Again, perhaps if there is any "troop increase" those increases should be among the embedded US trainers within Iraqi military units. We should be with them in strength so the training aspect of this is as well covered as possible and helps move such training to a conclusion. To me that should be the top priority within our military right now.
Obviously you can tell that the hybrid option is the one to which the Pentagon is leaning. And, in fact, while it may be the best option among those being discussed, it is far from the perfect option:
That combination plan, which one defense official called "Go Big but Short While Transitioning to Go Long," could backfire if Iraqis suspect it is really a way for the United States to moonwalk out of Iraq — that is, to imitate singer Michael Jackson's trademark move of appearing to move forward while actually sliding backward. "If we commit to that concept, we have to accept upfront that it might result in the opposite of what we want," the official said.
When we realistically define that acceptable end-state (yes, I know all of those things President Bush outlined early on, but most of those have been overcome by events or are no longer in our control). Until you know the goals, it's pretty hard to decide on a plan.
To me, the criteria for success in Iraq have changed. It is time we recognize that and articulate those goals we can achieve or think we can achieve. I think the best we can hope for now is a stable Iraq, able to defend itself, economically viable and at least neutral. And I think we should put a plan together to accomplish those goals.
And that brings us to a bit of irony:
On the other hand, the hybrid version of "Go Long" may be remarkably close to the recommendation that the Iraq Study Group, led by former secretary of state James A. Baker III and former representative Lee H. Hamilton (D-Ind.). That group's findings, expected to be issued next month, are said to focus on changing the emphasis of U.S. military operations from combating the insurgency to training Iraqis, and also to find ways to increase security in Baghdad and bring neighboring countries into talks about stabilizing Iraq.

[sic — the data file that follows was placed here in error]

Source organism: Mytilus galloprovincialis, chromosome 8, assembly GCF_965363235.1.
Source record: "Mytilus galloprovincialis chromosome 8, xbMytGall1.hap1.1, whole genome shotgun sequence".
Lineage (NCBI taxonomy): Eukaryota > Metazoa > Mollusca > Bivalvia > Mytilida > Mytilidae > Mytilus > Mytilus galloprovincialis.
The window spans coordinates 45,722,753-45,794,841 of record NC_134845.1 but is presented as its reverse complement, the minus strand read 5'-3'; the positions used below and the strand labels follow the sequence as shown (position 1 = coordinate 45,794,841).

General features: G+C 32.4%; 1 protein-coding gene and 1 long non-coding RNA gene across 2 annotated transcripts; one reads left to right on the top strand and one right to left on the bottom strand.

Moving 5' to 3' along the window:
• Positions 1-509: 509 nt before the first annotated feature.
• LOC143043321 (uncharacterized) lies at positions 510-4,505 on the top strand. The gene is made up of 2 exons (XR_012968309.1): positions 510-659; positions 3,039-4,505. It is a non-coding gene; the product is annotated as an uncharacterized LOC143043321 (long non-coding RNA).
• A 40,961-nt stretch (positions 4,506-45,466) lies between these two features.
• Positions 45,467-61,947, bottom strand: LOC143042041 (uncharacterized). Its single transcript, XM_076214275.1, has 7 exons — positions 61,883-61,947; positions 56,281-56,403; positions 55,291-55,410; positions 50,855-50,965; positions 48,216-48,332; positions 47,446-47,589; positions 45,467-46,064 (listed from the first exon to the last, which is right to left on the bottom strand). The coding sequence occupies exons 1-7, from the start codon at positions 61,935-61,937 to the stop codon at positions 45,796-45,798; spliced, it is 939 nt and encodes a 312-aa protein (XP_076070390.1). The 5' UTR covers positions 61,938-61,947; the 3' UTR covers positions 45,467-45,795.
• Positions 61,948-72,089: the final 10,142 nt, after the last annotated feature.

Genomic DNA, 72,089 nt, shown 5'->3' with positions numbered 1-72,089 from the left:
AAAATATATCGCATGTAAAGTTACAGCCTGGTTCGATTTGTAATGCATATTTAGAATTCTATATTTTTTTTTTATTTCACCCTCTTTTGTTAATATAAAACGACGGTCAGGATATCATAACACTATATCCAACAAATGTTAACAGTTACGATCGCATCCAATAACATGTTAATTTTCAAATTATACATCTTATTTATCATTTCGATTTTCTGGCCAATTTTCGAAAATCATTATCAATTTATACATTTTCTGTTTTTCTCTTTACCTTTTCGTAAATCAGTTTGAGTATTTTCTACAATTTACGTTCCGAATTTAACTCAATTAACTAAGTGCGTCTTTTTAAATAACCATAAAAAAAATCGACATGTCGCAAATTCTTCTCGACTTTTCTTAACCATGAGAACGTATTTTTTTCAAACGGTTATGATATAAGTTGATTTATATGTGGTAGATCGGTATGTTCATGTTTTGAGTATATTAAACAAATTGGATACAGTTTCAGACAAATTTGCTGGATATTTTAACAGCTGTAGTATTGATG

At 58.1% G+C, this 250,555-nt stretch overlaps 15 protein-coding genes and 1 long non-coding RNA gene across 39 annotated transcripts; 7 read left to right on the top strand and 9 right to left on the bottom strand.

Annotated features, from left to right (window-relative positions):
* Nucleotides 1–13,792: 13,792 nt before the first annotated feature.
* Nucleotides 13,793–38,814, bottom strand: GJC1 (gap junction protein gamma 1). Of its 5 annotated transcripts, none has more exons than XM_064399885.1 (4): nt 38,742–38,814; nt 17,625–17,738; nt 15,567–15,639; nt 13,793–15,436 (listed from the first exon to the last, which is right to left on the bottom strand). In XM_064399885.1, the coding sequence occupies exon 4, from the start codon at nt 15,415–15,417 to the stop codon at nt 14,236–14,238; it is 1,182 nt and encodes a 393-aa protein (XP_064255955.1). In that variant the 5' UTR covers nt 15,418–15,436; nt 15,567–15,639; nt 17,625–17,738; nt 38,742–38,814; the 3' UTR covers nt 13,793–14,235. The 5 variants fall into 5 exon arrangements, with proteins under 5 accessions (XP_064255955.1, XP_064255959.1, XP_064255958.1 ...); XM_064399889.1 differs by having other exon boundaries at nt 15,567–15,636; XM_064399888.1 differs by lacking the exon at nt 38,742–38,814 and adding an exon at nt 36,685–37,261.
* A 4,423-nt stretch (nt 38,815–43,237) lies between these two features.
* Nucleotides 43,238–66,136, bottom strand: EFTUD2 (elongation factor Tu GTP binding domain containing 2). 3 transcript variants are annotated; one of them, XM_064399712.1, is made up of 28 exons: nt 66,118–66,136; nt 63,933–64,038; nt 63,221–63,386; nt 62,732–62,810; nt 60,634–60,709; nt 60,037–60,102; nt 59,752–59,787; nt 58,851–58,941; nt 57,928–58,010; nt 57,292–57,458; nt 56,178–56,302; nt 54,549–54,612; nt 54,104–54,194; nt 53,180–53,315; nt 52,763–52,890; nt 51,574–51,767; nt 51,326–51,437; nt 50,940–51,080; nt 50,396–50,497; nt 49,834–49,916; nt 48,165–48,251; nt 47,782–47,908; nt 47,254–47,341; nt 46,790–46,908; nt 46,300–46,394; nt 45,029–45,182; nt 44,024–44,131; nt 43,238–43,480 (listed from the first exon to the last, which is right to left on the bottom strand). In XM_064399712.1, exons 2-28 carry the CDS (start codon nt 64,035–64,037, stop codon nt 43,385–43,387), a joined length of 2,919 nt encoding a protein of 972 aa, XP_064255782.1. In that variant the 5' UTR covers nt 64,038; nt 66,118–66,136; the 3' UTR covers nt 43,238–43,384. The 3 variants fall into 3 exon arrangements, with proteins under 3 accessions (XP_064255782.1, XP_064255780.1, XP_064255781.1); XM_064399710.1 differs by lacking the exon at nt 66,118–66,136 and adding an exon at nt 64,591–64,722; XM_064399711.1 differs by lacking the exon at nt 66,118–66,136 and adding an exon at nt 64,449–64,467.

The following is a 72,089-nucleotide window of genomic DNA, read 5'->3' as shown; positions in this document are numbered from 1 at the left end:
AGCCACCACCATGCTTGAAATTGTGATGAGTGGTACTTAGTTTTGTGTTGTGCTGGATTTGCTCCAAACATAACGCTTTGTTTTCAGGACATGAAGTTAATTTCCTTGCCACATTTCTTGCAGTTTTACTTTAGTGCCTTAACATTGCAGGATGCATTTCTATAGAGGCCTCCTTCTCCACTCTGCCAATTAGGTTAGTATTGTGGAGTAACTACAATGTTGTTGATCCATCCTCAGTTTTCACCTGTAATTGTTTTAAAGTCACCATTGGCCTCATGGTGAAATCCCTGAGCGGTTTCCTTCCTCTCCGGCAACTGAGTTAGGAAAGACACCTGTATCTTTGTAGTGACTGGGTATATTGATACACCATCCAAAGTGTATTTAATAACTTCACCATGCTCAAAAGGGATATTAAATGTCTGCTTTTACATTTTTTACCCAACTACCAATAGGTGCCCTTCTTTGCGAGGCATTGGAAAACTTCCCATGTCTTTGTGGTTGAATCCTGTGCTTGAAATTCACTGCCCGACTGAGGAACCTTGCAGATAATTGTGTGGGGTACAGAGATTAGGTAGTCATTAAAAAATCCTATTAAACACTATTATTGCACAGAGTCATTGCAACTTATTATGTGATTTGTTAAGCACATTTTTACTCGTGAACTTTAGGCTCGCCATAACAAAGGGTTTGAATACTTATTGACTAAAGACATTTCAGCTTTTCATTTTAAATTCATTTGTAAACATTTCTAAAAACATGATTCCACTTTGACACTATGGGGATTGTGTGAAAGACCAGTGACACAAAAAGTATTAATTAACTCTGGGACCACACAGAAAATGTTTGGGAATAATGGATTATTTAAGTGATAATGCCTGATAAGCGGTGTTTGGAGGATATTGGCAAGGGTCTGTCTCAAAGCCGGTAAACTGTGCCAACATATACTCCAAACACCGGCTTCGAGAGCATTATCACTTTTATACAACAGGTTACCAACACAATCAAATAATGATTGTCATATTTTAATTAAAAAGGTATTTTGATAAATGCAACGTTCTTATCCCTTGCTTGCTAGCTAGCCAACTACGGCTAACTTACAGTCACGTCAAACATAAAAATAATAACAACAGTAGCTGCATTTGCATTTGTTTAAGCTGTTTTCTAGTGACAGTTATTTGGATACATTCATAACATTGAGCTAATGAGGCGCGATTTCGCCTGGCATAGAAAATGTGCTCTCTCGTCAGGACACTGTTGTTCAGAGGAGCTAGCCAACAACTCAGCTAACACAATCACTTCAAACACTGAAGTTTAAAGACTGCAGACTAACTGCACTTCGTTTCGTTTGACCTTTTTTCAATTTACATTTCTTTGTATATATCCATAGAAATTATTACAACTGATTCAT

As I've been saying for some time, militarily, the emphasized line is the key to success. It is time to focus heavily on accomplishing that training mission and pushing the Iraqis to take the job of policing the country. Once that is done, the timetable for withdrawal will become self-evident.
Ugh, Now there are 4 mystery doors to the Iraq puzzle. Door 4 - The inverted backward loop with a triple twist, is such smell test failure, it deserves no extended comment. The definition of success is simply, NO MORE DEAD BODIES. The bodies will not stop piling up till the US goes back to TX & wherever else they get these occupation forces. If the Iraqi factions need to fight it out for dominance or a mutual arrangement, So be it! It will happen, it will be done. It will be over...and it will probably not take long. The sooner the better, so....
@ Flacy, "I guess they’ll fight it out without producing any dead bodies. Or something."
Lemme see if I can restate so a 2nd grader can grok:
Success = NO MORE DEAD BODIES.
If Amerikanz leave Iraq, they will stop making DEAD BODIES. (strike one gang of killers from the equation) Whether or not Iraqis fight, they will eventually, (sooner more likely than later) stop making DEAD BODIES. (Strike more killers from the equation) They will then quickly rid their country of al queda & whomever else is making DEAD BODIES therein.
See Flacy, there is no contradiction. It’s just that someone has to stop making DEAD BODIES first. Since the US started it with their unlawful war of aggression, it is fitting that they should GET OUT FIRST, GET OUT NOW!!!! Then the US will be the first to be making NO MORE DEAD BODIES. Voila, Success for the US!
If that puts someone’s goddamn oil portfolio in jeopardy,... well, that’s tough. ...and it is preferable to what we are doing: http://bagnewsnotes.typepad.com/bagnews/2006/11/marked_as_allie.html
One more thing,
We should be talking about CAPITAL PUNISHMENT for this administration! Have they ever done anything that doesn’t deserve a death sentence? Give ‘em a fair trial, then HANG ‘EM !!! No good ‘thumpin’ is complete without some executions.